Living in Fort Lauderdale


Before Panama Beach became a spring-break destination for high-school and college students, Fort Lauderdale held that title as the go-to spot for young partygoers. However, things have changed since the mid-’80s, with Fort Lauderdale now focusing on a more family-friendly atmosphere and catering to an older crowd seeking a resort lifestyle. In this guide, we’ll explore the details of living in Fort Lauderdale, from the cost of living and job opportunities to the city’s neighborhoods and culture.

Living in Fort Lauderdale FL

Fort Lauderdale, with its population of about 180,000, is part of the vast Miami-Fort Lauderdale-West Palm Beach metropolitan area, which boasts over 5.5 million residents. In recent years, Fort Lauderdale has emerged from Miami’s shadow, experiencing substantial commercial and residential growth driven by a booming real estate market. While it offers 23 miles of beautiful beaches, it’s also known for its intricate canal system, earning it the nickname “Venice of America.”

Cost of Living

Is it expensive to live in Fort Lauderdale? Well, it depends on who you ask. Fort Lauderdale ranks as the seventh most expensive city in Florida, with a cost of living 37 percent higher than the national average, according to SalaryExpert. The average home listing price hovers around $495,000, while apartment rentals typically range from $1,470 to $2,053, based on the location.

The Job Market

Despite a fluctuating population due to seasonal residents, Fort Lauderdale has a robust job market in various fields. Some of the most common jobs and their average salaries include:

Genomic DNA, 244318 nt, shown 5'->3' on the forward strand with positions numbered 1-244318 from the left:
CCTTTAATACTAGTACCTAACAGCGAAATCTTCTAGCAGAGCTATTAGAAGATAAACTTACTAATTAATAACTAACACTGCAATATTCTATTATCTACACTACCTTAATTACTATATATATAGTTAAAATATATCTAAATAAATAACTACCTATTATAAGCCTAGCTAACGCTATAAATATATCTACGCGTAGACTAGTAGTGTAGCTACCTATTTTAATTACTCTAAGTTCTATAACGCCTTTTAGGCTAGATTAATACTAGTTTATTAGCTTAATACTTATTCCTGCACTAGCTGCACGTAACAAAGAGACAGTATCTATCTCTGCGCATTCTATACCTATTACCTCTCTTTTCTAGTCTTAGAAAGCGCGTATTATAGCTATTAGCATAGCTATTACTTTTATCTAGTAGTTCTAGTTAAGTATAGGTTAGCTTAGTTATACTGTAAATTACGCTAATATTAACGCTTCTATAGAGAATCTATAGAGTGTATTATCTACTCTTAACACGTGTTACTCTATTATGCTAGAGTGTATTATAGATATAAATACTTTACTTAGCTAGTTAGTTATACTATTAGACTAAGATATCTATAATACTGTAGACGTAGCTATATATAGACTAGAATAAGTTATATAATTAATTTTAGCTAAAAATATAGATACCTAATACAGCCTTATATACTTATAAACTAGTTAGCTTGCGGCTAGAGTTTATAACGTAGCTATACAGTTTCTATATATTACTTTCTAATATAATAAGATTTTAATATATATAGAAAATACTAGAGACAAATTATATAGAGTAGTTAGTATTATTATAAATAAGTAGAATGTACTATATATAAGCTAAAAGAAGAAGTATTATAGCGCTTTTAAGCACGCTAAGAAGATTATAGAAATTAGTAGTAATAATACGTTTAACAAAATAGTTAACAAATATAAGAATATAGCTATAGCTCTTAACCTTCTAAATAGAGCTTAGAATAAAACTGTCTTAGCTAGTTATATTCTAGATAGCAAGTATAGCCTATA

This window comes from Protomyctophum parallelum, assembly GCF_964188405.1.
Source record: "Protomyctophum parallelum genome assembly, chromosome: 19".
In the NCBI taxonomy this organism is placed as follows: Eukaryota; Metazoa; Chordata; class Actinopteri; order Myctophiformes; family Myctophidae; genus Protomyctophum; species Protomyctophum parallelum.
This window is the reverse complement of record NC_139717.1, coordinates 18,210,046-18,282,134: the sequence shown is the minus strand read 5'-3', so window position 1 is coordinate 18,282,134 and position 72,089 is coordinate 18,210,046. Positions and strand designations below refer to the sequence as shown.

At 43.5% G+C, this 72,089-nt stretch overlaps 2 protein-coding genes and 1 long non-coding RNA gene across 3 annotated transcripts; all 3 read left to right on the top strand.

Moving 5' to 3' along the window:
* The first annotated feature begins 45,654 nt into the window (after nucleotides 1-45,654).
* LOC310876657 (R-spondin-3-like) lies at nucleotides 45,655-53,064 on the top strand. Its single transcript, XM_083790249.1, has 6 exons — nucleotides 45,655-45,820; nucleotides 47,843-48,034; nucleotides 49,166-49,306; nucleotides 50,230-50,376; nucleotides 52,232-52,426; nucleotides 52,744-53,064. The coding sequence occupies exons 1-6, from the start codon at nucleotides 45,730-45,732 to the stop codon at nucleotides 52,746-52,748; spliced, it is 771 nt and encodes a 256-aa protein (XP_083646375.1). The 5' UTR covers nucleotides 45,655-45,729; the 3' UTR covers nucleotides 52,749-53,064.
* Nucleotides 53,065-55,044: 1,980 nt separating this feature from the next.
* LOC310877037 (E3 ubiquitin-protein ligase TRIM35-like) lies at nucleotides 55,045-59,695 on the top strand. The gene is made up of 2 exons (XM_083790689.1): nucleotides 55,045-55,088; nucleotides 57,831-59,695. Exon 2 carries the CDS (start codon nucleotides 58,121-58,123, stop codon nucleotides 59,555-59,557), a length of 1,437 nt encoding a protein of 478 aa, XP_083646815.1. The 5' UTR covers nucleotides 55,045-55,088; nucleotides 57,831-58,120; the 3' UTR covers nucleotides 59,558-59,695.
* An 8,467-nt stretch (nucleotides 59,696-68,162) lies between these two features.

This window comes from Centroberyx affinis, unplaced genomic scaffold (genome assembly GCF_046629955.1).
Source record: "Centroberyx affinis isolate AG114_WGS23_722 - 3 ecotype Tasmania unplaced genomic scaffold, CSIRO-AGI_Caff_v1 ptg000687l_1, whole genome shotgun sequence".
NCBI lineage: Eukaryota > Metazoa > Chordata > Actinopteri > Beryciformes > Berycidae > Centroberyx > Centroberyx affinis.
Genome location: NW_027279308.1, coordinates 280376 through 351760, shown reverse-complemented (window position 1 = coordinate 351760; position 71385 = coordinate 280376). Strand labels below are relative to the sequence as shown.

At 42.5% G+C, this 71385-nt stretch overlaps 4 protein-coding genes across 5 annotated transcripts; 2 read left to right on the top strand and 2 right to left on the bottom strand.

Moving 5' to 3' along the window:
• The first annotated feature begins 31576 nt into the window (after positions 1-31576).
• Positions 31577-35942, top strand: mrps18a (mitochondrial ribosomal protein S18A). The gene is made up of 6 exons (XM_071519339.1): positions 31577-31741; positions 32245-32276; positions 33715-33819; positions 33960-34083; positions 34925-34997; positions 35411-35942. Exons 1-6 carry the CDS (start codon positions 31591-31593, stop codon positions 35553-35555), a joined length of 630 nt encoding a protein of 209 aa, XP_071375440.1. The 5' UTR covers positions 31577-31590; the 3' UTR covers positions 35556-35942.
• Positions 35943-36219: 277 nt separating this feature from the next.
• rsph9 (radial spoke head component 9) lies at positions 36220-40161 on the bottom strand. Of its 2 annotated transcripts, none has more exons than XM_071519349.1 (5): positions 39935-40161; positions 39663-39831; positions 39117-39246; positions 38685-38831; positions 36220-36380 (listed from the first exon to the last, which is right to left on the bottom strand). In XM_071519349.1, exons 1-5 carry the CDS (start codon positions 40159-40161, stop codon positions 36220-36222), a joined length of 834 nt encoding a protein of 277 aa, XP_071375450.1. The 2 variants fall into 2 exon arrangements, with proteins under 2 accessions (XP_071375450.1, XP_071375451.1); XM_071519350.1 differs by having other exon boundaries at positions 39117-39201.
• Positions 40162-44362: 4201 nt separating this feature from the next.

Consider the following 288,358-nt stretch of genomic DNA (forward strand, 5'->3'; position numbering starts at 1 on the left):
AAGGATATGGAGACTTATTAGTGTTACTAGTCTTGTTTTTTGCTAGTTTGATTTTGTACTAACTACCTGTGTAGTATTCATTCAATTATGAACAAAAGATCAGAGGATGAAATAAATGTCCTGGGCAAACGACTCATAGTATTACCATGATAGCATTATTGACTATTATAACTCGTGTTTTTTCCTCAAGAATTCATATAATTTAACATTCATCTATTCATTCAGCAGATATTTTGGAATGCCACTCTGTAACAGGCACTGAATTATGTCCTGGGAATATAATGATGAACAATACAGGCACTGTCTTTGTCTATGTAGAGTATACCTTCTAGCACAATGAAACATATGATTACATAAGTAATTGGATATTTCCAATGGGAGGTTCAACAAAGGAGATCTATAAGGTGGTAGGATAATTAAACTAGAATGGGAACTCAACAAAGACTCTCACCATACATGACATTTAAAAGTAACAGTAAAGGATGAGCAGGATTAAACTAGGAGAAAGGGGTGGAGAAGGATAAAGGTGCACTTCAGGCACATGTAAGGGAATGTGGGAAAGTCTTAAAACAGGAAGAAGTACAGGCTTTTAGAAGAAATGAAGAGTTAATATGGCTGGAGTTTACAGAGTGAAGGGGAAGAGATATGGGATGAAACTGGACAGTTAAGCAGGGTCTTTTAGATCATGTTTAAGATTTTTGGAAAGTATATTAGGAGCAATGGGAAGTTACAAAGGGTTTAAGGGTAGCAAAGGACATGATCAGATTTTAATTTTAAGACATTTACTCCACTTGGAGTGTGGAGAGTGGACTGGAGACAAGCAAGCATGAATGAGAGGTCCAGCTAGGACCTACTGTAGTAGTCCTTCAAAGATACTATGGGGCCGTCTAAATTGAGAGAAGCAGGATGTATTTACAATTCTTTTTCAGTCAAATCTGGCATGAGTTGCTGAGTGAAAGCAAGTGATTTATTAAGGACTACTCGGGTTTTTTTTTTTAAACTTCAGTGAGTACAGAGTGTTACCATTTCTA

• Accountant: $70,000/year
  • Registered nurse: $79,000/year
  • Human resources manager: $90,000/year
  • Web developer: $90,000/year
  • Mechanical engineer: $106,000/year
  • Paralegal: $64,000/year
  • Real estate agent: $57,000/year
  • Electrician: $57,000/year
  • Photographer: $54,000/year

Getting Around the City

While some residents can manage without a car, it’s not ideal for most. Fort Lauderdale offers various transportation options, including:

  • Sun Trolley: Provides six routes on a wave-and-ride system.
  • Tri-Rail: A commuter rail line connecting Miami, Fort Lauderdale, and West Palm Beach, with a second line extending north to Jupiter.
  • Brightline: A privately owned passenger rail system connecting Miami, Fort Lauderdale, West Palm Beach, and Orlando.
  • B-Cycle/AvMed Rides: A bike-sharing program with 16 stations.
  • Broward County Transit (BCT): Covering over 400 square miles, BCT operates 300 buses serving 1,600 stops.

The Best Neighborhoods

  • Colee Hammock: A historic neighborhood in Downtown Fort Lauderdale known for its restored houses, condos, and highly-rated schools.
  • Tarpon River: Great for families and young professionals with a working-class vibe and proximity to amenities.
  • Victoria Park: Attracting upper-middle-class families and senior citizens, it’s a thriving, tight-knit community.